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Linking Young Minds Together
     Volume 2 Issue 99 | December 28 2008|


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An Afternoon of Celebration for JPGSPH

Star Campus Desk

THE air in the Sasakawa auditorium was heavy with many emotions anxiety, excitement, gratitude, relief, nostalgia and many more. The MPH 4th batch students of the James P Grant School of Public Health, BRAC University, have completed their yearlong course and are beaming in excitement and respite for having finished an intense year of hard work. On this winter afternoon, they are looking back at their days of transformation with fondness.

This is an attempt at depicting the emotional landscape of the ICDDR,B Sasakawa auditorium on the wintry afternoon of 22nd December. With the graduation of the fourth batch, the School is contributing a total of 106 bright public health professionals to the world. The families, friends, faculty and well-wishers of the 29 students of the graduating batch gathered to share their blessings with the students at the Graduates' Forum. The forum is organized every year as a way to showcase the students' dissertation and also to present provisional certificates and special awards from the School prior to the actual graduation ceremony of the University. This day is particularly significant for the students, since this is their final day of uniting as a batch before the international students depart to go back to serve their respective countries with the knowledge they gained from this programme. International students of this batch came from Afghanistan, Uganda, United States, Tanzania, Myanmar, India, Pakistan, Nepal, Ethiopia and the Netherlands.

The Forum was chaired by Dr. Salehuddin Ahmed, Pro-vice Chancellor, BRAC University. Dr. Mushtaque Chowdhury, Dean of James P Grant School of Public Health, delivered the welcome address, while Dr. Stephen P Luby, Head of the Programme on Infectious Diseases and Vaccine Sciences at ICDDR,B, who is also a faculty of the School, made the keynote address. Dr. Luby highlighted the relevance of the MPH programme in respect to the current health and environmental condition of the world. He emphasized that the significance of the programme lied in offering an “integrative degree that is not locked into one disciplinary perspective” which enables the students to address an issue from multiple dimensions.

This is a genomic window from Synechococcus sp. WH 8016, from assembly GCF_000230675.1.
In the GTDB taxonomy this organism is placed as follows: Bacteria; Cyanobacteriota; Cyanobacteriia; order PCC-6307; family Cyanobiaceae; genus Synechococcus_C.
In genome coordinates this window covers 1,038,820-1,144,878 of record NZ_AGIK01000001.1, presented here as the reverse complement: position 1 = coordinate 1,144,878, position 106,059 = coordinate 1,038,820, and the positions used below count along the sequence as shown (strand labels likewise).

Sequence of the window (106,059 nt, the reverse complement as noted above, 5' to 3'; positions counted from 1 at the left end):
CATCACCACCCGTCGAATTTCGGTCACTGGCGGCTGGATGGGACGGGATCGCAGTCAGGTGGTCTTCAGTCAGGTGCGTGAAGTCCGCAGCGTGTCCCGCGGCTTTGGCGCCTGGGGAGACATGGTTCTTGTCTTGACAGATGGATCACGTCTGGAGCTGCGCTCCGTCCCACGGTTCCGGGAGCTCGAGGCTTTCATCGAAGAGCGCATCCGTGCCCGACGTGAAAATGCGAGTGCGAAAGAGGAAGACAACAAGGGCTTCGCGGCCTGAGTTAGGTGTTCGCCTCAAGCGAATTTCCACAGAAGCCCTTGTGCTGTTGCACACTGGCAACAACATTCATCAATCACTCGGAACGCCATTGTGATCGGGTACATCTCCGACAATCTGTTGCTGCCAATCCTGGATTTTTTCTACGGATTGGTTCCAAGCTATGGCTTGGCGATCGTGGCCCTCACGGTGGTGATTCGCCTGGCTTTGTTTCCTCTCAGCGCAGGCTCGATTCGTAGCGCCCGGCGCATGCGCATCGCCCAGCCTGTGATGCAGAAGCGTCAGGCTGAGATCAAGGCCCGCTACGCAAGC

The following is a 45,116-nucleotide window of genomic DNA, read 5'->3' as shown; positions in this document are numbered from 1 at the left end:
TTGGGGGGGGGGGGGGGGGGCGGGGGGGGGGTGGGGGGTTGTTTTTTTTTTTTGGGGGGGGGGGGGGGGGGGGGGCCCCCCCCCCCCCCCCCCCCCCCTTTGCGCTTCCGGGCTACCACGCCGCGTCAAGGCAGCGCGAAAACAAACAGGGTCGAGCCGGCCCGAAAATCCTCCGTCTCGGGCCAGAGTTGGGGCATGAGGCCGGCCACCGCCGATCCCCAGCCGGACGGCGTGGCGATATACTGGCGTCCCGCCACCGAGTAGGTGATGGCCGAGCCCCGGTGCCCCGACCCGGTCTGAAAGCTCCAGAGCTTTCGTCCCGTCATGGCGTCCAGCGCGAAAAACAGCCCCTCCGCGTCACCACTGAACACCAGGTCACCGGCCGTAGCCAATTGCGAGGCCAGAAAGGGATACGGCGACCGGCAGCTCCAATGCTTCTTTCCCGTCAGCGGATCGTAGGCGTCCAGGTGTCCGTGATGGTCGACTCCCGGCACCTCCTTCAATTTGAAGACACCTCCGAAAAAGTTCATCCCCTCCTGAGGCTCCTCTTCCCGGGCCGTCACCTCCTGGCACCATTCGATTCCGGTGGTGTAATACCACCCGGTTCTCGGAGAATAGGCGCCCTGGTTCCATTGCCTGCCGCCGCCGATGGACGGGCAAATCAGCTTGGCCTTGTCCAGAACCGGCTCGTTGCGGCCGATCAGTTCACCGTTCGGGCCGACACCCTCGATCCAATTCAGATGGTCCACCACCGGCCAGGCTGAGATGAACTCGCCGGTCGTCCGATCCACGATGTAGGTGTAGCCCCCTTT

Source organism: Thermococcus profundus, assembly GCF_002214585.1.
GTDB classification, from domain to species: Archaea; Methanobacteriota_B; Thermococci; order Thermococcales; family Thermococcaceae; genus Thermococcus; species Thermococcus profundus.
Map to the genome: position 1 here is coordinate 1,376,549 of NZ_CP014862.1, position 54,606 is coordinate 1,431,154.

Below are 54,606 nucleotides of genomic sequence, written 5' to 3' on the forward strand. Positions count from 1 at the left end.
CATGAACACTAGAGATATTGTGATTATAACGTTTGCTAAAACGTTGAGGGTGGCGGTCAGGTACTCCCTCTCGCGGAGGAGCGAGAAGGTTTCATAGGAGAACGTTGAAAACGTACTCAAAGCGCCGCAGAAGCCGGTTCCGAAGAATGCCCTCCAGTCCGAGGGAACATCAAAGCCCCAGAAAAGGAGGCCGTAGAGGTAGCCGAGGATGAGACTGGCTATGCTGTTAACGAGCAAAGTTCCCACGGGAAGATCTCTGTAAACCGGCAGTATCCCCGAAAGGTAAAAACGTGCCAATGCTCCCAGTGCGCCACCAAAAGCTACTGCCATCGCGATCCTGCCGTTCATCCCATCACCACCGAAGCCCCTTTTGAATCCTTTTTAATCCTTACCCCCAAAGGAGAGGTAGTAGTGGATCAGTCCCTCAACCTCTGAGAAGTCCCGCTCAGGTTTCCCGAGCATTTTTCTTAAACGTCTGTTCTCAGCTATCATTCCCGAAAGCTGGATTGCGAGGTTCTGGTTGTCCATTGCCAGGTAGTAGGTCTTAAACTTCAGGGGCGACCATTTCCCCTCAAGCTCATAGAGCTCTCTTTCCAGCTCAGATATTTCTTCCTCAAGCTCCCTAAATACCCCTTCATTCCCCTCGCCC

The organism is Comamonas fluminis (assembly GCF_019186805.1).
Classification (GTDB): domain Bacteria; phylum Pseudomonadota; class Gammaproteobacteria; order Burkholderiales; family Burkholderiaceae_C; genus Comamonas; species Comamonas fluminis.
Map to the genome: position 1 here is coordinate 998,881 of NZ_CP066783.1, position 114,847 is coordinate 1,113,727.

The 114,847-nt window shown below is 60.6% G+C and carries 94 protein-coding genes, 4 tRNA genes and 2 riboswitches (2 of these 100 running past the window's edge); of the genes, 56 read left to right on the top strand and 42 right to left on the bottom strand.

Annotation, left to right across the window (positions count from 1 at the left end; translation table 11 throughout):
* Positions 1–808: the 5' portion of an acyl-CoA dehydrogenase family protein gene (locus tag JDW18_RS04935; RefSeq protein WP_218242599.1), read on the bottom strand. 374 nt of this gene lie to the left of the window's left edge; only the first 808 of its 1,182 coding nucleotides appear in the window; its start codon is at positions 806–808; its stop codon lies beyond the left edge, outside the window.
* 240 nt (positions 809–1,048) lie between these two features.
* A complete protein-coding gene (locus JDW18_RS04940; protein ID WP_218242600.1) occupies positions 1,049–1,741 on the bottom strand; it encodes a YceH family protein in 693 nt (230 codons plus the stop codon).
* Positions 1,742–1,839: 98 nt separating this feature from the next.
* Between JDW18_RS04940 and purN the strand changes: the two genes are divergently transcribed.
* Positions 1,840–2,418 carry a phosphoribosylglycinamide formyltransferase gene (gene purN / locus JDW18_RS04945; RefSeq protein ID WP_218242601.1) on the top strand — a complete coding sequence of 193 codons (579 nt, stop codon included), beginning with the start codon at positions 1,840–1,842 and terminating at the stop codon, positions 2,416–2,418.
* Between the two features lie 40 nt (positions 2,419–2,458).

Dr. Chowdhury in his address gave an overview of the School's activities and the achievements of the students and faculty over the past four years. Dr. Chowdhury talked about the MPH alumni, the short courses and trainings that the School is offering, the research projects, the centres (Centre for Health System Studies, Centre for Gender, Sexuality, and HIV/AIDS the UNAIDS Collaboration Centre, and Centre for Qualitative Inquiry), publications of the School, its coverage in the media and also about other initiatives such as the Bangladesh Health Watch.

Representatives from the international and national students also shared their feelings and experiences at the forum. Dr. Shah Muhammad from Pakistan represented the international students. In his heartening speech, he said that the students gained knowledge of not just Public Health, but also of life. “We came as strangers, became friends, and now departing as family”, said Shah. Mashida Rashid represented the national students at the forum and she enumerated the pleasant and painful experiences throughout the year through her witty remarks.

Certificates were awarded to all students of the batch. Four special awards were given to the students who demonstrated extraordinary overall performance, best dissertation and best posters.

The FH Abed Award for the best performing international student went to Dr. Takele Teshi Chala of Ethiopia; the Allan Rosenfield Award for the best performing national students went to Dr. Md Taufiqul Islam Joarder, Dr. Hnin Su Su Khin received the WB Greenough III Award for best dissertation, and Sabrina Sharmin and Sujeeta Bajracharya (Shakya) jointly received the Richard Cash Award for Best Poster.

Four students presented their dissertation work at the forum. Dr. Sabina Faiz Rashid, Associate Professor of the School, coordinated the presentation session by students. Achan Everlyne from Uganda presented her work on “Disabled children in Dhaka: Access to Formal Health Care, Socio-cultural and Economic Perspectives”; Alicia Cooper from the US presented her paper on “Arsenic Mitigation through Community Mobilization: An evaluation of a safe water program in rural Bangladesh”; Sachin Juneja presented his work on “Migrant Women and Use of Maternal Health Services: A study at Urban slums in Jaipur, India”; and Md. Taufiqul Islam Joarder presented on “Socio-cultural Dynamics in an Upazilla Health Complex”.

The Forum ended with a sense of fulfillment and nostalgia, and pledges to move ahead with integrity and responsibility towards the global humanity. The vision of the School “A world where everyone enjoys the maximum potential of health” was reflecting in the eyes of each one of the graduates. All the best wishes to them in their journey forward!

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